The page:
By his account, JJ Freeman was the only thing on Monday afternoon between the gunman and the Occupy Houston camp he calls home.
"I keep everything I own in this crate. This is my daughter Padme," Freeman said, showing us photos. "She turned 14 months old today. And last night, what happened -- I honestly thought I was never going to see her again."
Freeman is an unemployed cook and security guard protesting out of frustration that he hasn't been able to find work for more than a year.
"I was doing professional window cleaning," protester Jamin Stocker said.
A month ago, Stocker had two jobs.
"The work dried up," he said.
Since then, he's been here. He's content to occupy a park, even though he has family in Houston he could stay with and jobs he could get.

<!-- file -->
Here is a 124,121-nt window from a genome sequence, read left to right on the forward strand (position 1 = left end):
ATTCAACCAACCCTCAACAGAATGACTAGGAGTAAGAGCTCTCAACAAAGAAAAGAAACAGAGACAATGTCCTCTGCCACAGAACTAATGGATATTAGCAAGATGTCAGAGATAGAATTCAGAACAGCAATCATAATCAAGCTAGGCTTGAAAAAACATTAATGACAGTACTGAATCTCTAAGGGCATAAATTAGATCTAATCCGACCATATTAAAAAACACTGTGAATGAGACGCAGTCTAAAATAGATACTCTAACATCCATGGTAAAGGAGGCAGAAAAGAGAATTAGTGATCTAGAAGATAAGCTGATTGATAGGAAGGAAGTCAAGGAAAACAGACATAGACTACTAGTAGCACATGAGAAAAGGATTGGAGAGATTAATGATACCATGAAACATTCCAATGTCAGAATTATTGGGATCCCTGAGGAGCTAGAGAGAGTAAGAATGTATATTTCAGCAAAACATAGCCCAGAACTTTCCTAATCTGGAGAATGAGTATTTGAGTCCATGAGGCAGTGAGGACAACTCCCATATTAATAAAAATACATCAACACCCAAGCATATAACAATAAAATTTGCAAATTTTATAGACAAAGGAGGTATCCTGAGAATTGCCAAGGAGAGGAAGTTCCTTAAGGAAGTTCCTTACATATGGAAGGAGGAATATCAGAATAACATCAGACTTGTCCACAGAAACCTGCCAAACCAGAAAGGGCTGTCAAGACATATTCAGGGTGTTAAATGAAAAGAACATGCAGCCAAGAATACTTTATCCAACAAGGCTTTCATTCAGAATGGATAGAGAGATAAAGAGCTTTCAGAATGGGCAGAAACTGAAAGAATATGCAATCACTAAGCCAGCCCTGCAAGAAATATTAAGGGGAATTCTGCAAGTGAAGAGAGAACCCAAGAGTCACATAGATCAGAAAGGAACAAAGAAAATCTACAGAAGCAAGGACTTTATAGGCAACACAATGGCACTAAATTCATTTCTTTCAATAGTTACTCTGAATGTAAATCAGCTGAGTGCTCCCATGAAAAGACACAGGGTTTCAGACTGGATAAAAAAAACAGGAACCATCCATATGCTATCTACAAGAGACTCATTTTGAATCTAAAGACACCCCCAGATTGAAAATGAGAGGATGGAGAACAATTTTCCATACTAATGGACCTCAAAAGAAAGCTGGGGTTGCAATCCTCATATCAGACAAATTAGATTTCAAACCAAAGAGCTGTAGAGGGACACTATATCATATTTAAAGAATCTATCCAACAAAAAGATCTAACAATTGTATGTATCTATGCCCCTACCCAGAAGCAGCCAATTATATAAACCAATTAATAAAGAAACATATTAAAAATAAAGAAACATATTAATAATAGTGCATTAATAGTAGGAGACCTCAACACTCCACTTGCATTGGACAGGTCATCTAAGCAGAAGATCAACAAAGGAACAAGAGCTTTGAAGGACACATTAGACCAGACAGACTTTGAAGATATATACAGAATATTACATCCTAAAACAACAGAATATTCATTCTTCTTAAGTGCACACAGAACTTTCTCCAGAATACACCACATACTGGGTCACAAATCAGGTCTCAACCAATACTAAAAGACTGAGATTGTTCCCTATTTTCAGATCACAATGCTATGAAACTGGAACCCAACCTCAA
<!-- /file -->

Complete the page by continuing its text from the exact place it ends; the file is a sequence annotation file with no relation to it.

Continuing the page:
"I do not want to continue to contribute to a system that, as a whole, screws people over," Stocker said.
"I attended Houston Baptist University. I've got two degrees from there, graduated in '09," protester Taryn Nash said.
Nash is one of the few female occupiers in Houston. She's a 24-year-old unemployed teacher-in-waiting from Huffman.
"There are no jobs right now," she said.
So she's occupying.
At 54, John Sandoz could be the father of this group.
"These are my kids," Sandoz said.
He was living with a sister in Baytown, has nine years experience as a Continental ramp agent, one more offshore on an oil rig and now, nothing.
"It's work living out here," Sandoz said.
Just as there is no list of demands, there is no typical protestor either -- just a shared sense of frustration that dreams are just out of reach.
"I am sick of corporations getting what they want and regular people not getting what they deserve," Freeman said.
There is no spokesperson, no leader, no hierarchy to these movements -- and no firm date to leave either.